"Will You Play With Me?" What to do When You Dread Playtime with Your Kids
Author: Afton Jones, LCSW, PMH-C
No doubt about it we love our little ones, but for some of us we don't always love playing with them. While this may initiate some feelings of guilt, it is not a bad thing to not feel like engaging in playtime every single time your child wants to play. Before I get into some tips about making playtime a more pleasant experience, let's discuss a few things that can interfere with you being able to enjoy playtime.
It's difficult to muster up the desire to engage in playtime when you're tired. Let's be real, it takes a lot of energy to be attentive and engaging with your child during playtime.
YOU'RE FEELING OVERWHELMED
When we are feeling overwhelmed with the responsibilities of life it can be challenging to be present, enjoy the moment, and focus on anything other than the never ending to-do list in your mind.
For some of us we need time to settle when we are transitioning from one thing to another. Ex: coming home from a busy day at work or waking up from a night's rest. If your child is initiating playtime during a transition during your day you may feel less motivated to want to play.
It's not always fun to eat a pretend dinner, play telephone, or role play, especially multiple times throughout the day.
So now you might be asking yourself the big question: What do I do to work through these things so that I can stop dreading playtime?
Tip #1 - Let Go of Guilt
Saying no to playing every once in a while when you absolutely do not have the steam is not going to cause your child to resent you years later. Remind yourself about many times you have played or connected with them throughout the week.
Tip #2 - Find Activities You Both Enjoy
When we enjoy the play activity we are more likely to be fully present and less likely be distracted by thoughts of wanting to do something else or hoping that playtime will be over soon. Finding new activities to do can also help with the dread of doing the same activity over and over. Don't be afraid to switch it up!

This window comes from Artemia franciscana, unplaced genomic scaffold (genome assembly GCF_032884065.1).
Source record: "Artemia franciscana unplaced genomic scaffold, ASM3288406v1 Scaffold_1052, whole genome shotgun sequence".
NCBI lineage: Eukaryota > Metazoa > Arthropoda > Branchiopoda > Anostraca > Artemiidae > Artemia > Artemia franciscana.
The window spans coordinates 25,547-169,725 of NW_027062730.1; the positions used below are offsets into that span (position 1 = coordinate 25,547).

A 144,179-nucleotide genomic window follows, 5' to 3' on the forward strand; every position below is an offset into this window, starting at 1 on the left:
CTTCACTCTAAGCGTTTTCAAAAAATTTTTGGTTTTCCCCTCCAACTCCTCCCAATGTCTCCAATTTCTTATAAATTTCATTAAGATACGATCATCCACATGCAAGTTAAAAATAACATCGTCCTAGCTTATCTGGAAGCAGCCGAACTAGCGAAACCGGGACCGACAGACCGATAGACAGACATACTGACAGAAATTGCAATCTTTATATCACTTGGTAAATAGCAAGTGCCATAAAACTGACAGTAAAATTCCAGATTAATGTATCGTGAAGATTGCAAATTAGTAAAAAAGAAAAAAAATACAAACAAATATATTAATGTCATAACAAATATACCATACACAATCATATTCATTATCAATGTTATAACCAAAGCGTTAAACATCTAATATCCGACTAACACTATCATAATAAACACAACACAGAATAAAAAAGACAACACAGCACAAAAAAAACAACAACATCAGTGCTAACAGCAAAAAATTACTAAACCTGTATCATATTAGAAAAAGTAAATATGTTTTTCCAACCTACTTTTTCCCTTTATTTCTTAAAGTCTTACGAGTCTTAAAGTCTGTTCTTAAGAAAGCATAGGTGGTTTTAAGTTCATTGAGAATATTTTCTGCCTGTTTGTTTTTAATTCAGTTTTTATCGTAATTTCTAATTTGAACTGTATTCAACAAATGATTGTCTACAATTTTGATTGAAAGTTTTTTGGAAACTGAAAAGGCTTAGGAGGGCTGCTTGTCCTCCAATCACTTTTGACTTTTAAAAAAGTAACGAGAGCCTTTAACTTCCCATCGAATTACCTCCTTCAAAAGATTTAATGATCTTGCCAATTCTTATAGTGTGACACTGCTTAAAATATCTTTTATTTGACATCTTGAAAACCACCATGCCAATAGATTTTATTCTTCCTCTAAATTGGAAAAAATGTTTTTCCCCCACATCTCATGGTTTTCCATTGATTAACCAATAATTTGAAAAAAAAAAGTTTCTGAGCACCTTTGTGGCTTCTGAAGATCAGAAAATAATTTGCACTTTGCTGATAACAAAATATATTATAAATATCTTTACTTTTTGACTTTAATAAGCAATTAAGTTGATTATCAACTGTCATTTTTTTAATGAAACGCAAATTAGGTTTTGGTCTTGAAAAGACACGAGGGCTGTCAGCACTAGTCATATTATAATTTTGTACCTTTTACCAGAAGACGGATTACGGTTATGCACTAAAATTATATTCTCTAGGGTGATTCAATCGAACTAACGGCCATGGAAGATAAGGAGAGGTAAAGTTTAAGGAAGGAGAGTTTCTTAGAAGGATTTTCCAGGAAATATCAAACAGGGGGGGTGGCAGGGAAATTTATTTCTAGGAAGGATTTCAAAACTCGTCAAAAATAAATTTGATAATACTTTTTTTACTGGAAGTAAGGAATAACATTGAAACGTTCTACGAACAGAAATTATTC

A few of my go to activities are coloring and taking walks while my daughter rides her tricycle in the evening. I get to move my body, and enjoy being outside in the evening.
Tip #3 - Give What You Have/Time Limits
“Mommy will play with you for 10 minutes and then I will watch you build your castle”
“We can play one more round of hide and seek and then mommy and daddy are going to clean up the kitchen while you play with your stickers”
If all you’ve got to give is 10 minutes that is okay. There will be other times during the week for you to play longer.
Tip #4 - Encourage Sibling Play or Arrange Playdates
It’s important for kids to have playtime with other kids and it helps to give parents a play break (especially when children don’t have siblings).
Tip #5 - Limit Distractions
Try to limit being on your phone or tuned into the tv when you are playing with your little ones. They want our undivided attention and can feel when they do not have it.
Tip #6 Tag Your Partner In
Sometimes our littles ones like to pick a default play parent. If this is the case be intentional about getting your partner involved in play as well.
Tip #7 Not Right Now/Come Back to It
Maybe you need a moment to get dinner started or just some time to unwind after work. You can always make time at another time in a day when you are feeling up to it.
There will be some days when you just don't have the motivation to engage in playtime with your children. Remember that you are human and it is okay to have these feelings. Luckily there are ways to help cope with the lack of enjoyment related to playtime. Schedule the playdates, set time limits, find play activities that don't completely bore you, and most importantly give yourself GRACE.